So as I promised in my last post,( where I'm hosting a give away )here is an interview I did with the author of "Night of the Purple Moon", Scott Cramer.I just wanted to add that while I felt my questioners were kind of lame/generic, I loved his answers....And I wanted to thank him for his willingness to work with me.
Due to the nature of the main characters in the book I have to ask first.....Do you have any children?
Yes, I have two daughters. One just graduated from college and the other one is about to attend college. Day in and day out, I am amazed by their intelligence, grace, toughness, balance, senses of humor…I could go on and on. My wife, too, is way smarter than I am. So I am totally surrounded and outgunned. It was not a stretch for me to develop two characters, Abby and Emily (not perfect, by any means) who are resourceful, strong-willed and who do their best to face the biggest of challenges with courage.
Was there a reason you choose the island you did to use for the setting of your book?
The plot plays out on a grand scale…after space germs decimate the adult population, Earth becomes a planet of children virtually overnight. One way to examine a sweeping catastrophe is to shrink the scale and make the story very personal. I thought an island off Maine, with a small winter population, offered an ideal setting. Later on, I was able to examine life on the mainland.
What gave you the idea to write this book? What was your inspiration?!
Two YA novels always stayed with me. Number the Stars by Lois Lowry and Homecoming by Cynthia Voight. In each book the young main characters faced incredible odds and took dangerous journeys. In Night of the Purple Moon, I tried to increase the odds and raise the stakes. Rather than have one or both parents die, all parents die. Also, modern civilization depends on the collective efforts of specialists. If those specialists disappear, the infrastructure (running water, electricity, communications, food production) will cease to function. That is a gut-wrenching, perilous situation for young teens and children to find themselves in.
Did you base any of the characters personalities off of people you know/knew in your own life?
What usually happens is that I might start out plagiarizing a few character traits here and there from people I know, but as you start to understand your characters and you place them in difficult situations, pretty soon they take on lives of their own; they act on their own and you watch them as much as you direct them. At that point, they become unique individuals in almost every way.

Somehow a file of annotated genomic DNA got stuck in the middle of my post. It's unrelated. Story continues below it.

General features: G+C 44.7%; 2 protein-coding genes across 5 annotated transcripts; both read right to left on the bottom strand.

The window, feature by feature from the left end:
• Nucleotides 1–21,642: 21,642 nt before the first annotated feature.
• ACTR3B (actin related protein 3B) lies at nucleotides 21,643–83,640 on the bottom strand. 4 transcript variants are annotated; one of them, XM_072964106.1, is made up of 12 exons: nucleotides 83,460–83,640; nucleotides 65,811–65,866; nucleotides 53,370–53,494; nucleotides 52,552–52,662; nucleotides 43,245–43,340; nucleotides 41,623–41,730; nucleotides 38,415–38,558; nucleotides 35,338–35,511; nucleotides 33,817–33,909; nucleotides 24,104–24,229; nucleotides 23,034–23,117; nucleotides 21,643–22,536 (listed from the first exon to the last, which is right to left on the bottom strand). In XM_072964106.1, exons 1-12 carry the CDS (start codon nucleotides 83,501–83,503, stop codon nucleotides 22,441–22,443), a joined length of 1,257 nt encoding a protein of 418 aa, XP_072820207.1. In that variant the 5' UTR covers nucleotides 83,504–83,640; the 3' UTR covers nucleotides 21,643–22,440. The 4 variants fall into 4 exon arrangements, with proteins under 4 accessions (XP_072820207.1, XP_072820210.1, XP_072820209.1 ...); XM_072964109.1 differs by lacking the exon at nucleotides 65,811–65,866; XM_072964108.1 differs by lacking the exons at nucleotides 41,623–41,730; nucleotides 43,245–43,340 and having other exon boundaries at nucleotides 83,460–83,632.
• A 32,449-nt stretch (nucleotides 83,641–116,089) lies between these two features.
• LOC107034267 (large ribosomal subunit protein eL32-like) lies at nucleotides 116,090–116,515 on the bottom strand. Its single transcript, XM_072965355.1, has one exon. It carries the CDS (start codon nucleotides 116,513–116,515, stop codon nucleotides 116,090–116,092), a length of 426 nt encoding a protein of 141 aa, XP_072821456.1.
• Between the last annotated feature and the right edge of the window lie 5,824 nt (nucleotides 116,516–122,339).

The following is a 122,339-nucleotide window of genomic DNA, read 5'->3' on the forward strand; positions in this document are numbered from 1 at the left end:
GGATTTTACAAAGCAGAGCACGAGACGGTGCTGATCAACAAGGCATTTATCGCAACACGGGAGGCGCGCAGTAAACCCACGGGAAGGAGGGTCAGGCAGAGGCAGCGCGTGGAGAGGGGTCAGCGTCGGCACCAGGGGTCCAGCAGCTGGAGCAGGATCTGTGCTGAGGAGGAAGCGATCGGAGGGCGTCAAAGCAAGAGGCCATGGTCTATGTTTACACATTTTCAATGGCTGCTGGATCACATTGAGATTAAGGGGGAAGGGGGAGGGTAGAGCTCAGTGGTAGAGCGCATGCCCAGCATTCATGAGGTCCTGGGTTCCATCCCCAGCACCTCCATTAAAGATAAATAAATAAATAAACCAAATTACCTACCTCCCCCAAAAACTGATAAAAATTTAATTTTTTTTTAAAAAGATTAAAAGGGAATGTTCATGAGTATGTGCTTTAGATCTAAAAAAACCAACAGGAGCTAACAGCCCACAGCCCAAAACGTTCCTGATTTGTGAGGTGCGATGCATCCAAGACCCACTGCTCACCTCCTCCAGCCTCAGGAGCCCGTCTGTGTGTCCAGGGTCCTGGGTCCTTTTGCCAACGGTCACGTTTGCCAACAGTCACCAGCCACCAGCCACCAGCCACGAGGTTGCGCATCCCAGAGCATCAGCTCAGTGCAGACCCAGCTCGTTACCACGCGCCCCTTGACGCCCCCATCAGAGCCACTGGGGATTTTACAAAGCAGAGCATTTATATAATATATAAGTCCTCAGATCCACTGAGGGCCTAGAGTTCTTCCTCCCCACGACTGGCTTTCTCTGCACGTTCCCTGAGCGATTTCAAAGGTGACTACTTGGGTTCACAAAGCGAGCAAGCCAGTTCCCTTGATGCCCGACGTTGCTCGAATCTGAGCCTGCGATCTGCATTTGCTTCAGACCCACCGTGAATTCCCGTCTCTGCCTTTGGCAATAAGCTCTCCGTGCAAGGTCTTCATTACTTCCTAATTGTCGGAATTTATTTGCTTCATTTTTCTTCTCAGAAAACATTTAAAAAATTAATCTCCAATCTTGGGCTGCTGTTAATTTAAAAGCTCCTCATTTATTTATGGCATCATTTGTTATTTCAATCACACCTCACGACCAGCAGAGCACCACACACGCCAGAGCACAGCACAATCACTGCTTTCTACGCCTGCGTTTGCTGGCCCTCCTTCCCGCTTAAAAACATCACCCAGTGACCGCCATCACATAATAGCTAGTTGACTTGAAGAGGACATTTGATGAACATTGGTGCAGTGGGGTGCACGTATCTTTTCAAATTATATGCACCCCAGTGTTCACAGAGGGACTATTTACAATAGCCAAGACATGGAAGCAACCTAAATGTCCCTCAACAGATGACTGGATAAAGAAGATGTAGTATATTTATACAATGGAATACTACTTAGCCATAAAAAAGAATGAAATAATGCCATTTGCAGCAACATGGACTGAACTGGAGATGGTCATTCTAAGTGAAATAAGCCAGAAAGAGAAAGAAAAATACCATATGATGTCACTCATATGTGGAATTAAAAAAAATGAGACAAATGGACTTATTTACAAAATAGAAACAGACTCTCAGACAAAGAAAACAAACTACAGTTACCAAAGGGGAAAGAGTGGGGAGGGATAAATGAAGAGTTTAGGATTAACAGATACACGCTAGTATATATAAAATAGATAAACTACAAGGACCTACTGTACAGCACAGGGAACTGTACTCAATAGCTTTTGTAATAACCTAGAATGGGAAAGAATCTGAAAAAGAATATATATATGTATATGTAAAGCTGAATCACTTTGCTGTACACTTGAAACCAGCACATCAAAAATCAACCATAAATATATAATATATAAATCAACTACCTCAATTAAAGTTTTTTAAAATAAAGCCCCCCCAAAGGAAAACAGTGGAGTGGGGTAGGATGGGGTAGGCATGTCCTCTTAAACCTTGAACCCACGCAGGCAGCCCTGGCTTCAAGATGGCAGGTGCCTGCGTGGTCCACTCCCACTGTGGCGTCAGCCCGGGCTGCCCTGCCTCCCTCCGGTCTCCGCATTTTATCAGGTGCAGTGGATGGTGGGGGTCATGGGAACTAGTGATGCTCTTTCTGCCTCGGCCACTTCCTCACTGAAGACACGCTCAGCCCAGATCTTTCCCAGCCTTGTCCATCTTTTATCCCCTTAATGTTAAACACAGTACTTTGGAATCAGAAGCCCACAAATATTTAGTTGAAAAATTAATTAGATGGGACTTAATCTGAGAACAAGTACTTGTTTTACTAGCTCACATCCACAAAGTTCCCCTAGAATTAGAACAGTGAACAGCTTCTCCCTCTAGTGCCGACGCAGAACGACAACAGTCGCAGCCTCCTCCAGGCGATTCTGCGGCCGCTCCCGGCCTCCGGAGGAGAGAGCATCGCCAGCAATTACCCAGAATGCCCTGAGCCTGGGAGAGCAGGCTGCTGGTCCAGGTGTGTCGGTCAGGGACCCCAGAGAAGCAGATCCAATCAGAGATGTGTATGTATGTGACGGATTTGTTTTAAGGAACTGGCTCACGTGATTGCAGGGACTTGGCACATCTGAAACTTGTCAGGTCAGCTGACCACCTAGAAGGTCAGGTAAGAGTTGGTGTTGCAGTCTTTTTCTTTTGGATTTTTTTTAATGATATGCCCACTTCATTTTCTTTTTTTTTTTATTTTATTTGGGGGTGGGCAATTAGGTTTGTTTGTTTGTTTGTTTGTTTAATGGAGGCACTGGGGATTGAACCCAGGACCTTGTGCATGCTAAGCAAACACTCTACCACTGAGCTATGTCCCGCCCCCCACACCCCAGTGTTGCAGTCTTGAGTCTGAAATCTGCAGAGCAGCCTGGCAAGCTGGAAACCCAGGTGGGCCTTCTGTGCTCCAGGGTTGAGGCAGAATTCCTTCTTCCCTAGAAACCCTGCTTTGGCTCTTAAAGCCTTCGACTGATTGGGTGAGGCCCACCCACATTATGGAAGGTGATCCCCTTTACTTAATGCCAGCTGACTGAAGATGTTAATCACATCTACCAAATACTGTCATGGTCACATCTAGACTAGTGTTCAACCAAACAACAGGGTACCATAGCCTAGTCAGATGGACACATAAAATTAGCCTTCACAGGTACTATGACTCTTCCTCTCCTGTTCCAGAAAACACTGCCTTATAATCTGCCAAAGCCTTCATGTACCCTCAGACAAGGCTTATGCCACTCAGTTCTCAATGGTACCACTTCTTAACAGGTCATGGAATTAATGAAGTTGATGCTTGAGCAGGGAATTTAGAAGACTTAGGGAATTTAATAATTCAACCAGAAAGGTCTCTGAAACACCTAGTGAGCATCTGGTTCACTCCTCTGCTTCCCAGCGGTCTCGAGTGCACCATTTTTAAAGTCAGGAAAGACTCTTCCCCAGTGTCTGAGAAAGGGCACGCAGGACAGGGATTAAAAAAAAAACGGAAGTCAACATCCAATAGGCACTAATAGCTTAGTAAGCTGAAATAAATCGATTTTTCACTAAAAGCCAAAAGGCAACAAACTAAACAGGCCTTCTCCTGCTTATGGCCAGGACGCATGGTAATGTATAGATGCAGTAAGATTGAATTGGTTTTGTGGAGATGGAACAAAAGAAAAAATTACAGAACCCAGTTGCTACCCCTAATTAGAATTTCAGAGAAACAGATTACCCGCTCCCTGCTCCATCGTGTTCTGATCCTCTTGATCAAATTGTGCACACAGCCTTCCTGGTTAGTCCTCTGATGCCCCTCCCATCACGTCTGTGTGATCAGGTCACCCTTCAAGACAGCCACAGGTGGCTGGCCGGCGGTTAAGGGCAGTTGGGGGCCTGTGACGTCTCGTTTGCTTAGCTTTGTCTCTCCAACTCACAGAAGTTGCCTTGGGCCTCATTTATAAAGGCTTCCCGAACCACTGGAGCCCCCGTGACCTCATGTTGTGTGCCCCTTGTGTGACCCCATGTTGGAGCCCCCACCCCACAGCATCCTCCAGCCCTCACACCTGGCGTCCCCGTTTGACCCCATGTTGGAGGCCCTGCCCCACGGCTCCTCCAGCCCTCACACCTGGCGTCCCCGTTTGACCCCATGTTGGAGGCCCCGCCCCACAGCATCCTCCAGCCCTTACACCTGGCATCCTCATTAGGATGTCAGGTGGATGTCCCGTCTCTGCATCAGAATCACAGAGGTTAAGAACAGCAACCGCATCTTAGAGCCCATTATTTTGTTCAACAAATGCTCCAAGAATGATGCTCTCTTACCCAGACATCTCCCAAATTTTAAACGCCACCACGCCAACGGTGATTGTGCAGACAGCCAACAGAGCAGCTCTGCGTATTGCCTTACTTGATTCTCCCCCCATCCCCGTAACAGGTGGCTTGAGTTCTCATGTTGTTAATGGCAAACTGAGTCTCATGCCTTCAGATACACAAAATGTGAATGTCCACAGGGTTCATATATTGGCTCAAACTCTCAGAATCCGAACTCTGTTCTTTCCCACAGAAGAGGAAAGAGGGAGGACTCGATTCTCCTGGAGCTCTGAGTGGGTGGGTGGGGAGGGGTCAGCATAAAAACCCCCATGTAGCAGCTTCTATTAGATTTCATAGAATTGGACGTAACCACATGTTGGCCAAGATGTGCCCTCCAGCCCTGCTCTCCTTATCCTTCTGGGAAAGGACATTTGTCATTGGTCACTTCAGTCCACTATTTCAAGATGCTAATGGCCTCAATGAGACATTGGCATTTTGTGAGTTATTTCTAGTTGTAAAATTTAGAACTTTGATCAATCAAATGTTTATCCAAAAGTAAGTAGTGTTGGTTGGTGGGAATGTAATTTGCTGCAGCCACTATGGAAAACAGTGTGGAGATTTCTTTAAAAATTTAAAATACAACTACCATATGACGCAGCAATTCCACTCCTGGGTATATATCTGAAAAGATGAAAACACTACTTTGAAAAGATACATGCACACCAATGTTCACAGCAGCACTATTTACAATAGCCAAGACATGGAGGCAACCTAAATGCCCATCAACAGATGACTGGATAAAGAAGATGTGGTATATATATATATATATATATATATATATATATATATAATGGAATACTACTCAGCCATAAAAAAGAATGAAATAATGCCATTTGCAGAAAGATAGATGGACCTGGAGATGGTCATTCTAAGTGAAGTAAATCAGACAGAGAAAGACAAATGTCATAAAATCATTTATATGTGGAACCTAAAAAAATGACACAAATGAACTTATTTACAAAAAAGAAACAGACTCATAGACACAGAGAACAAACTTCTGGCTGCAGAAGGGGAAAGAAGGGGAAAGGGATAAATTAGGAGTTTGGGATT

How long did it take you to write this?
The story took many twists and turns and went from a novel to a screenplay and back, and while all that was going on I was very adept at finding other major distractions, such as writing half a mystery novel. All told, it took me one and half years to write Night of the Purple Moon.
Is this your first novel?
Officially it’s my third. Two other YA novels are sitting on my hard drive.
If no, what else have you written? If yes, have you written anything else non bookwise?
I’ve written quite a few magazine feature articles. I had one screenplay optioned, though the option has since expired. I have a few children’s picture books, unpublished. I used to work as a stringer for a daily newspaper, covering school committee meetings and the like. I’ve probably tried my hand at every type of writing except a stage play.
What are some of your favorite books to read?
When I am writing fiction, I tend to read non-fiction. I have been on a long stretch of reading mountain climbing books and sailing adventures.
What is your favorite genre?
I really love young adult. I think a good YA story should appeal to all ages. Some see the ages of the characters in Night of the Purple Moon (12/13) and think it’s a middle grade novel. I guess it is valid to say that it straddles the YA/MG line. But I never thought about a particular audience when I wrote the story. So far, 99 percent of the feedback has come from much older people. I know of only one 12-year who read an early draft. She said that she loved the book and cried “two-pounds of tears.” I think that she was the last person under 30 to read it.
Will there be a sequel to NOPM?
(Bonus lame Barbra Walters question) If you were a tree. What kind of tree would you be? And why?
I debated oak vs willow for about two seconds and then came up with HICORY TREE. Hickory trees have been on my mind lately. My wife, who is a fifth grade science teacher, signed us up for a long-term environmental study where we plant three hickory trees in the yard and then report on their condition every five years. They came in the mail two weeks ago. They are the length of a chopstick and thin as twigs. She stuck them in the ground and surrounded each one with a little portable fence so I wouldn’t mow over them. Believe me, I am very careful around those hickory trees.
So now that you know a bit more about the author and the book. Head on over (here) and see if you can win a free copy!